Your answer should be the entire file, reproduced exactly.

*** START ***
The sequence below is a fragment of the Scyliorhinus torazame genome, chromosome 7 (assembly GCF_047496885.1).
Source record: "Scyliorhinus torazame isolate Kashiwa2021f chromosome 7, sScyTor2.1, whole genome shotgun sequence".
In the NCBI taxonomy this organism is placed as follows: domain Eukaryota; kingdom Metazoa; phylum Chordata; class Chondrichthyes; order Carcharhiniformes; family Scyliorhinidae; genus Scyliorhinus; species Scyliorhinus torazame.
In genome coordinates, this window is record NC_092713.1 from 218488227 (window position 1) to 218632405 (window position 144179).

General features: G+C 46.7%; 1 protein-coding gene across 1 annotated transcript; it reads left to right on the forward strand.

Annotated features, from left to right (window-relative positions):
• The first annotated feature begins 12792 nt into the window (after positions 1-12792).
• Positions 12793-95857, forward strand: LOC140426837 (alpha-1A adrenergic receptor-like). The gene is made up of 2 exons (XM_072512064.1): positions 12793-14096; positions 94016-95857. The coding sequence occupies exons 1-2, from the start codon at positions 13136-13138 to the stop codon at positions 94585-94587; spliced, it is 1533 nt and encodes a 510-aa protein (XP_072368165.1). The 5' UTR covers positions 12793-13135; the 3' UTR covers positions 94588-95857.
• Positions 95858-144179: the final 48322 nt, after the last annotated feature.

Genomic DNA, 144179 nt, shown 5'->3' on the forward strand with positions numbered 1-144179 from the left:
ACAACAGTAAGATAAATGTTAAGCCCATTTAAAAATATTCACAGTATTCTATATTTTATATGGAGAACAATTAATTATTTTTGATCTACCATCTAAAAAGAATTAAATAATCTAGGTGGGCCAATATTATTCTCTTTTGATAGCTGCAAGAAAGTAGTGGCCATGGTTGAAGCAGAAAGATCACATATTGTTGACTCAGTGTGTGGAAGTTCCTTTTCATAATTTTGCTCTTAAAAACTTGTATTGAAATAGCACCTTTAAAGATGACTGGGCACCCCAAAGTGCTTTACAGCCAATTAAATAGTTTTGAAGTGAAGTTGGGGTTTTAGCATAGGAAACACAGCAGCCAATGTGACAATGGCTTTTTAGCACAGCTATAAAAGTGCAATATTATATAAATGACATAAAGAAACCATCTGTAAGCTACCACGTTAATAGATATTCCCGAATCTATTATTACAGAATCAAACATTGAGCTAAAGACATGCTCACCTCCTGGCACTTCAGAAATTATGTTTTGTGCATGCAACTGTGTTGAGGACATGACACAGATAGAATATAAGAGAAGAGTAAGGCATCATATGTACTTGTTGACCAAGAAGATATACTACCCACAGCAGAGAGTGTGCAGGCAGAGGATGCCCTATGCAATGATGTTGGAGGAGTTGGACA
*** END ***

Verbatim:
The sequence below is a fragment of the Scyliorhinus torazame genome, chromosome 7 (assembly GCF_047496885.1).
Source record: "Scyliorhinus torazame isolate Kashiwa2021f chromosome 7, sScyTor2.1, whole genome shotgun sequence".
In the NCBI taxonomy this organism is placed as follows: domain Eukaryota; kingdom Metazoa; phylum Chordata; class Chondrichthyes; order Carcharhiniformes; family Scyliorhinidae; genus Scyliorhinus; species Scyliorhinus torazame.
In genome coordinates, this window is record NC_092713.1 from 218488227 (window position 1) to 218632405 (window position 144179).

General features: G+C 46.7%; 1 protein-coding gene across 1 annotated transcript; it reads left to right on the forward strand.

Annotated features, from left to right (window-relative positions):
• The first annotated feature begins 12792 nt into the window (after positions 1-12792).
• Positions 12793-95857, forward strand: LOC140426837 (alpha-1A adrenergic receptor-like). The gene is made up of 2 exons (XM_072512064.1): positions 12793-14096; positions 94016-95857. The coding sequence occupies exons 1-2, from the start codon at positions 13136-13138 to the stop codon at positions 94585-94587; spliced, it is 1533 nt and encodes a 510-aa protein (XP_072368165.1). The 5' UTR covers positions 12793-13135; the 3' UTR covers positions 94588-95857.
• Positions 95858-144179: the final 48322 nt, after the last annotated feature.

Genomic DNA, 144179 nt, shown 5'->3' on the forward strand with positions numbered 1-144179 from the left:
ACAACAGTAAGATAAATGTTAAGCCCATTTAAAAATATTCACAGTATTCTATATTTTATATGGAGAACAATTAATTATTTTTGATCTACCATCTAAAAAGAATTAAATAATCTAGGTGGGCCAATATTATTCTCTTTTGATAGCTGCAAGAAAGTAGTGGCCATGGTTGAAGCAGAAAGATCACATATTGTTGACTCAGTGTGTGGAAGTTCCTTTTCATAATTTTGCTCTTAAAAACTTGTATTGAAATAGCACCTTTAAAGATGACTGGGCACCCCAAAGTGCTTTACAGCCAATTAAATAGTTTTGAAGTGAAGTTGGGGTTTTAGCATAGGAAACACAGCAGCCAATGTGACAATGGCTTTTTAGCACAGCTATAAAAGTGCAATATTATATAAATGACATAAAGAAACCATCTGTAAGCTACCACGTTAATAGATATTCCCGAATCTATTATTACAGAATCAAACATTGAGCTAAAGACATGCTCACCTCCTGGCACTTCAGAAATTATGTTTTGTGCATGCAACTGTGTTGAGGACATGACACAGATAGAATATAAGAGAAGAGTAAGGCATCATATGTACTTGTTGACCAAGAAGATATACTACCCACAGCAGAGAGTGTGCAGGCAGAGGATGCCCTATGCAATGATGTTGGAGGAGTTGGACA